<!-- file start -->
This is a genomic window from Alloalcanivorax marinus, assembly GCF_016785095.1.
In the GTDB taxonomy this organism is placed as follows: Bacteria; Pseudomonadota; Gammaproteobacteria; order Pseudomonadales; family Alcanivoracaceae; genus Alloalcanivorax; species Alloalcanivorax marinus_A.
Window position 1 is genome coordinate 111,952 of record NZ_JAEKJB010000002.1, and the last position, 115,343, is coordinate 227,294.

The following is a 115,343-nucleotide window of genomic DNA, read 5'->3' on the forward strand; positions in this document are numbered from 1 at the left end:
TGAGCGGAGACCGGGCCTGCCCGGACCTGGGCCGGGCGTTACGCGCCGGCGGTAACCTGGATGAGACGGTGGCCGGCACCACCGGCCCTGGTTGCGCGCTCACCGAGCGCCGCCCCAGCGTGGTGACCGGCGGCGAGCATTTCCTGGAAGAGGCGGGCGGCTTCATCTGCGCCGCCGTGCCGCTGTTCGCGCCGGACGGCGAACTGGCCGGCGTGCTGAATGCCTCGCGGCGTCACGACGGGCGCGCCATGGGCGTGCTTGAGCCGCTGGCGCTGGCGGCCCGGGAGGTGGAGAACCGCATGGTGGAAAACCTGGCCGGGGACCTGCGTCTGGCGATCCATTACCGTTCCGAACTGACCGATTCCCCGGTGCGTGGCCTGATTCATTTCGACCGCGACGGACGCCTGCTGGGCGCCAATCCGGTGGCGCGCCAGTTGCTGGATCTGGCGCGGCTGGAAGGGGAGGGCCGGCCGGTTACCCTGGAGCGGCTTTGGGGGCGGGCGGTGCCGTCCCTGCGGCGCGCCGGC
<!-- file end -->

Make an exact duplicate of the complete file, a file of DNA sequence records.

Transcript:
This is a genomic window from Alloalcanivorax marinus, assembly GCF_016785095.1.
In the GTDB taxonomy this organism is placed as follows: Bacteria; Pseudomonadota; Gammaproteobacteria; order Pseudomonadales; family Alcanivoracaceae; genus Alloalcanivorax; species Alloalcanivorax marinus_A.
Window position 1 is genome coordinate 111,952 of record NZ_JAEKJB010000002.1, and the last position, 115,343, is coordinate 227,294.

The following is a 115,343-nucleotide window of genomic DNA, read 5'->3' on the forward strand; positions in this document are numbered from 1 at the left end:
TGAGCGGAGACCGGGCCTGCCCGGACCTGGGCCGGGCGTTACGCGCCGGCGGTAACCTGGATGAGACGGTGGCCGGCACCACCGGCCCTGGTTGCGCGCTCACCGAGCGCCGCCCCAGCGTGGTGACCGGCGGCGAGCATTTCCTGGAAGAGGCGGGCGGCTTCATCTGCGCCGCCGTGCCGCTGTTCGCGCCGGACGGCGAACTGGCCGGCGTGCTGAATGCCTCGCGGCGTCACGACGGGCGCGCCATGGGCGTGCTTGAGCCGCTGGCGCTGGCGGCCCGGGAGGTGGAGAACCGCATGGTGGAAAACCTGGCCGGGGACCTGCGTCTGGCGATCCATTACCGTTCCGAACTGACCGATTCCCCGGTGCGTGGCCTGATTCATTTCGACCGCGACGGACGCCTGCTGGGCGCCAATCCGGTGGCGCGCCAGTTGCTGGATCTGGCGCGGCTGGAAGGGGAGGGCCGGCCGGTTACCCTGGAGCGGCTTTGGGGGCGGGCGGTGCCGTCCCTGCGGCGCGCCGGC